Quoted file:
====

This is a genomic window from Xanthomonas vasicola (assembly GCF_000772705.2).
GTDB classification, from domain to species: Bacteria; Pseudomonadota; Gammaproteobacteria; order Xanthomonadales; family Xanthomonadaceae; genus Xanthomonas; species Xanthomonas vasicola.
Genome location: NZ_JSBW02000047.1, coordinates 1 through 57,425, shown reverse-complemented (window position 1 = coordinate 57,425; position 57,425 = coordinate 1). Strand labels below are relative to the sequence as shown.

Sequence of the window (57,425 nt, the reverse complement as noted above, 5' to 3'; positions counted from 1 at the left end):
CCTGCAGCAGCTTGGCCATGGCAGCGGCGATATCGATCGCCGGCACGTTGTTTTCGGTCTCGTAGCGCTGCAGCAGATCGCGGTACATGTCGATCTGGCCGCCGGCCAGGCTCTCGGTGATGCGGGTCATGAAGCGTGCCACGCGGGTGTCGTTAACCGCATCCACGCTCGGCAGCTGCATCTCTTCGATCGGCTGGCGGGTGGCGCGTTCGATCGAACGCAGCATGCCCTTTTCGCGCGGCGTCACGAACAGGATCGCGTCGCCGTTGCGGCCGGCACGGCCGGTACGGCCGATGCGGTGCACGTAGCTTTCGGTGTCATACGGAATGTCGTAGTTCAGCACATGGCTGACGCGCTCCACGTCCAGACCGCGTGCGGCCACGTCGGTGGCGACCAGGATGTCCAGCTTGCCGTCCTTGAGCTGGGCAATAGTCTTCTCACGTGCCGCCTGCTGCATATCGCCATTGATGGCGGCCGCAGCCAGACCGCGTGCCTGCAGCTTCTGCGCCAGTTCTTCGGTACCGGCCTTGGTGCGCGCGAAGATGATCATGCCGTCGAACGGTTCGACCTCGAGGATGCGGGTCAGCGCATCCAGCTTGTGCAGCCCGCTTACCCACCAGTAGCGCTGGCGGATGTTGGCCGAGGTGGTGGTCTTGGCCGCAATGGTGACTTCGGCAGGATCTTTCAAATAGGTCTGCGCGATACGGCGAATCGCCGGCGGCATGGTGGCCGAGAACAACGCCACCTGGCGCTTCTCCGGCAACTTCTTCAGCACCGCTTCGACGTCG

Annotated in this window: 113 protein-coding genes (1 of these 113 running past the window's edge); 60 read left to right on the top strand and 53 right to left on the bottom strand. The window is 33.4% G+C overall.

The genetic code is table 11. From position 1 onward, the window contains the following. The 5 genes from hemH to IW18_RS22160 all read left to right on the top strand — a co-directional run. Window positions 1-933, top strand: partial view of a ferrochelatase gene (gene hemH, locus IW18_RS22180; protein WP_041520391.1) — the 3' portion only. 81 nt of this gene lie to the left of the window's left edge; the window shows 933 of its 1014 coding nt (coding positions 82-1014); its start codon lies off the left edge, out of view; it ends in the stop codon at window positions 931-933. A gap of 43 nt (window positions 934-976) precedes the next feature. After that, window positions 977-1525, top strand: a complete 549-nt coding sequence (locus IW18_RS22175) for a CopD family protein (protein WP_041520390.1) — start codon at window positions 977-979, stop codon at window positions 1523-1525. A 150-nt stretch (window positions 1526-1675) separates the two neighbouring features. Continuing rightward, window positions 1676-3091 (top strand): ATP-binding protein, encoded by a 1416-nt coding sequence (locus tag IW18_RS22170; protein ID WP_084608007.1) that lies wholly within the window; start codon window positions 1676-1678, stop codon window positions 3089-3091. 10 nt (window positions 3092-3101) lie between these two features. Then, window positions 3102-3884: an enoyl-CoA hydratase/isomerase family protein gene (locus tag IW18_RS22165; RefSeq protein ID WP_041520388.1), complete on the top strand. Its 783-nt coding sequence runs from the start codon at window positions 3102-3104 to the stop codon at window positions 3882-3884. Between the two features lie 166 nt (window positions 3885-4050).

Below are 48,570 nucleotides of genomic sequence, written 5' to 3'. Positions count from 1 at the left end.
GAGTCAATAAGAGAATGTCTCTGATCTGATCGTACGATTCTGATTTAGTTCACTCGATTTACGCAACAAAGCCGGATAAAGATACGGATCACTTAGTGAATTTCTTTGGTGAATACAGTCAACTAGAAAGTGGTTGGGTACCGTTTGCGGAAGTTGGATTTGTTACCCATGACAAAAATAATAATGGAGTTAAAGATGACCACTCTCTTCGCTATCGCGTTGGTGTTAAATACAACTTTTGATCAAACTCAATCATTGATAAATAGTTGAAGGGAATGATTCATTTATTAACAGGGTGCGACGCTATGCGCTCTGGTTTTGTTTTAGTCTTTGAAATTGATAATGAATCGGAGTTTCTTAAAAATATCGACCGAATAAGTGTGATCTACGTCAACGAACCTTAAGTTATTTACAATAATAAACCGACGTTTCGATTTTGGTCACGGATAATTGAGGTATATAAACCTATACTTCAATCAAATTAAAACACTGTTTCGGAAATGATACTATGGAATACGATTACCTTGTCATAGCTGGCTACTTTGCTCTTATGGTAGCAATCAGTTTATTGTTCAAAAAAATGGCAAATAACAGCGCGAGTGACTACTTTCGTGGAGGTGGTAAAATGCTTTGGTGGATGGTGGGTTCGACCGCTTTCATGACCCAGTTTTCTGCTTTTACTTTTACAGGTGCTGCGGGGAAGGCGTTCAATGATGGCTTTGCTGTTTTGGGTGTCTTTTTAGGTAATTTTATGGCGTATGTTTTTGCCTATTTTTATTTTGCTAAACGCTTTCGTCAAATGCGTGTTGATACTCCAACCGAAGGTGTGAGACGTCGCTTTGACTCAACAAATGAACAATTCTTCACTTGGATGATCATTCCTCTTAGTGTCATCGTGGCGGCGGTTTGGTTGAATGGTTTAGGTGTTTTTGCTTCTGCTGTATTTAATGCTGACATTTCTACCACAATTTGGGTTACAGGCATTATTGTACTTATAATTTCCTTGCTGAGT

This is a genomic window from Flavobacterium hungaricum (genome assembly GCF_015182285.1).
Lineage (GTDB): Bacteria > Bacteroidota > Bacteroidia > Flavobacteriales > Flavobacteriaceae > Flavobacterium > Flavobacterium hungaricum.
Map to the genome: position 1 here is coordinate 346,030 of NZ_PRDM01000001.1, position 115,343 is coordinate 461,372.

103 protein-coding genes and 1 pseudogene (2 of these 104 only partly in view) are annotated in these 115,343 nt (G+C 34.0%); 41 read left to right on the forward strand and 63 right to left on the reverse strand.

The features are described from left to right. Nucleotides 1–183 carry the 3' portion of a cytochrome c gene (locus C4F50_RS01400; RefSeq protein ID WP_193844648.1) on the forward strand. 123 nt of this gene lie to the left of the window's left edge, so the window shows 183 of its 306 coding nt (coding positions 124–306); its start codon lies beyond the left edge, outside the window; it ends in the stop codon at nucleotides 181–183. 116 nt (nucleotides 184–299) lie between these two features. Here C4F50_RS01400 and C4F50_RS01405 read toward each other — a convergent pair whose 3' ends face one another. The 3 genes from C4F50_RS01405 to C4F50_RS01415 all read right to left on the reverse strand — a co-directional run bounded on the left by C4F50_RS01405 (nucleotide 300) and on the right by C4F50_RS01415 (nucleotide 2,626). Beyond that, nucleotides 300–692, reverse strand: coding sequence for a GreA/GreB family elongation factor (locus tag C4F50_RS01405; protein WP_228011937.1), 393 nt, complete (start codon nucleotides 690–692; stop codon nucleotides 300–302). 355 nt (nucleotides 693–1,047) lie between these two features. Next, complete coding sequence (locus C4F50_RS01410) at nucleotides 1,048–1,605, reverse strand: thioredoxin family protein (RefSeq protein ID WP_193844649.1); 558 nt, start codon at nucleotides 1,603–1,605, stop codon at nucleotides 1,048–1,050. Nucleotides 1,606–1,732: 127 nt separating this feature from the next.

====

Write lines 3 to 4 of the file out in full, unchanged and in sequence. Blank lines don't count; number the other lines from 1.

Genome location: NZ_JSBW02000047.1, coordinates 1 through 57,425, shown reverse-complemented (window position 1 = coordinate 57,425; position 57,425 = coordinate 1). Strand labels below are relative to the sequence as shown.

Sequence of the window (57,425 nt, the reverse complement as noted above, 5' to 3'; positions counted from 1 at the left end):